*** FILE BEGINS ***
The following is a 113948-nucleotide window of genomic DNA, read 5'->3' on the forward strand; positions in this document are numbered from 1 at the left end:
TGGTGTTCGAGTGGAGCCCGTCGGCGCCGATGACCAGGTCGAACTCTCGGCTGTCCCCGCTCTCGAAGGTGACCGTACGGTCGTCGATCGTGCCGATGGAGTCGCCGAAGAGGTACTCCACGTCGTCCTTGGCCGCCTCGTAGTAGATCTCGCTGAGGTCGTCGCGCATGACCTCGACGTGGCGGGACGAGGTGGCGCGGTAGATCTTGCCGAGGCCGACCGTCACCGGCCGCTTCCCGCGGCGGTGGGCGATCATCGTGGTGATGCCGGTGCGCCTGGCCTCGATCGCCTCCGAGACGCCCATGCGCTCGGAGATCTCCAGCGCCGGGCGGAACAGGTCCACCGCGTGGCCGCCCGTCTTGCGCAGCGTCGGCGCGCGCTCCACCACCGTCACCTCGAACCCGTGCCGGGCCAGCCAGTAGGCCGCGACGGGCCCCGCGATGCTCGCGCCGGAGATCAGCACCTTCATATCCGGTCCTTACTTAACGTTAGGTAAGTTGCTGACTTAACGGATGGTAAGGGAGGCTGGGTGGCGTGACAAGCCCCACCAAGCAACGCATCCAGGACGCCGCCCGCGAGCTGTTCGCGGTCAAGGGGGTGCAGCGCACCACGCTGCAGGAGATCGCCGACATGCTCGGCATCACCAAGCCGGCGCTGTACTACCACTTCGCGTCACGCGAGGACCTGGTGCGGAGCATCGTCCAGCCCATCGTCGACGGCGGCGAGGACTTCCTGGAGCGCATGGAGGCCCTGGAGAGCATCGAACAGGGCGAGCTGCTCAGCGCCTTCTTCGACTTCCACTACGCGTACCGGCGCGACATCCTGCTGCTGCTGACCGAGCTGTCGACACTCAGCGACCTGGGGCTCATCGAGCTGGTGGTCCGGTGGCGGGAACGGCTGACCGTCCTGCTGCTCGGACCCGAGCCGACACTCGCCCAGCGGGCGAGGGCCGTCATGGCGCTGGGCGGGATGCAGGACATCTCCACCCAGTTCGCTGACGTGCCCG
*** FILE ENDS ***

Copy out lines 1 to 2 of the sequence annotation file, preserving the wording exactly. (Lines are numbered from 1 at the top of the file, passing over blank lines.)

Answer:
The following is a 113948-nucleotide window of genomic DNA, read 5'->3' on the forward strand; positions in this document are numbered from 1 at the left end:
TGGTGTTCGAGTGGAGCCCGTCGGCGCCGATGACCAGGTCGAACTCTCGGCTGTCCCCGCTCTCGAAGGTGACCGTACGGTCGTCGATCGTGCCGATGGAGTCGCCGAAGAGGTACTCCACGTCGTCCTTGGCCGCCTCGTAGTAGATCTCGCTGAGGTCGTCGCGCATGACCTCGACGTGGCGGGACGAGGTGGCGCGGTAGATCTTGCCGAGGCCGACCGTCACCGGCCGCTTCCCGCGGCGGTGGGCGATCATCGTGGTGATGCCGGTGCGCCTGGCCTCGATCGCCTCCGAGACGCCCATGCGCTCGGAGATCTCCAGCGCCGGGCGGAACAGGTCCACCGCGTGGCCGCCCGTCTTGCGCAGCGTCGGCGCGCGCTCCACCACCGTCACCTCGAACCCGTGCCGGGCCAGCCAGTAGGCCGCGACGGGCCCCGCGATGCTCGCGCCGGAGATCAGCACCTTCATATCCGGTCCTTACTTAACGTTAGGTAAGTTGCTGACTTAACGGATGGTAAGGGAGGCTGGGTGGCGTGACAAGCCCCACCAAGCAACGCATCCAGGACGCCGCCCGCGAGCTGTTCGCGGTCAAGGGGGTGCAGCGCACCACGCTGCAGGAGATCGCCGACATGCTCGGCATCACCAAGCCGGCGCTGTACTACCACTTCGCGTCACGCGAGGACCTGGTGCGGAGCATCGTCCAGCCCATCGTCGACGGCGGCGAGGACTTCCTGGAGCGCATGGAGGCCCTGGAGAGCATCGAACAGGGCGAGCTGCTCAGCGCCTTCTTCGACTTCCACTACGCGTACCGGCGCGACATCCTGCTGCTGCTGACCGAGCTGTCGACACTCAGCGACCTGGGGCTCATCGAGCTGGTGGTCCGGTGGCGGGAACGGCTGACCGTCCTGCTGCTCGGACCCGAGCCGACACTCGCCCAGCGGGCGAGGGCCGTCATGGCGCTGGGCGGGATGCAGGACATCTCCACCCAGTTCGCTGACGTGCCCG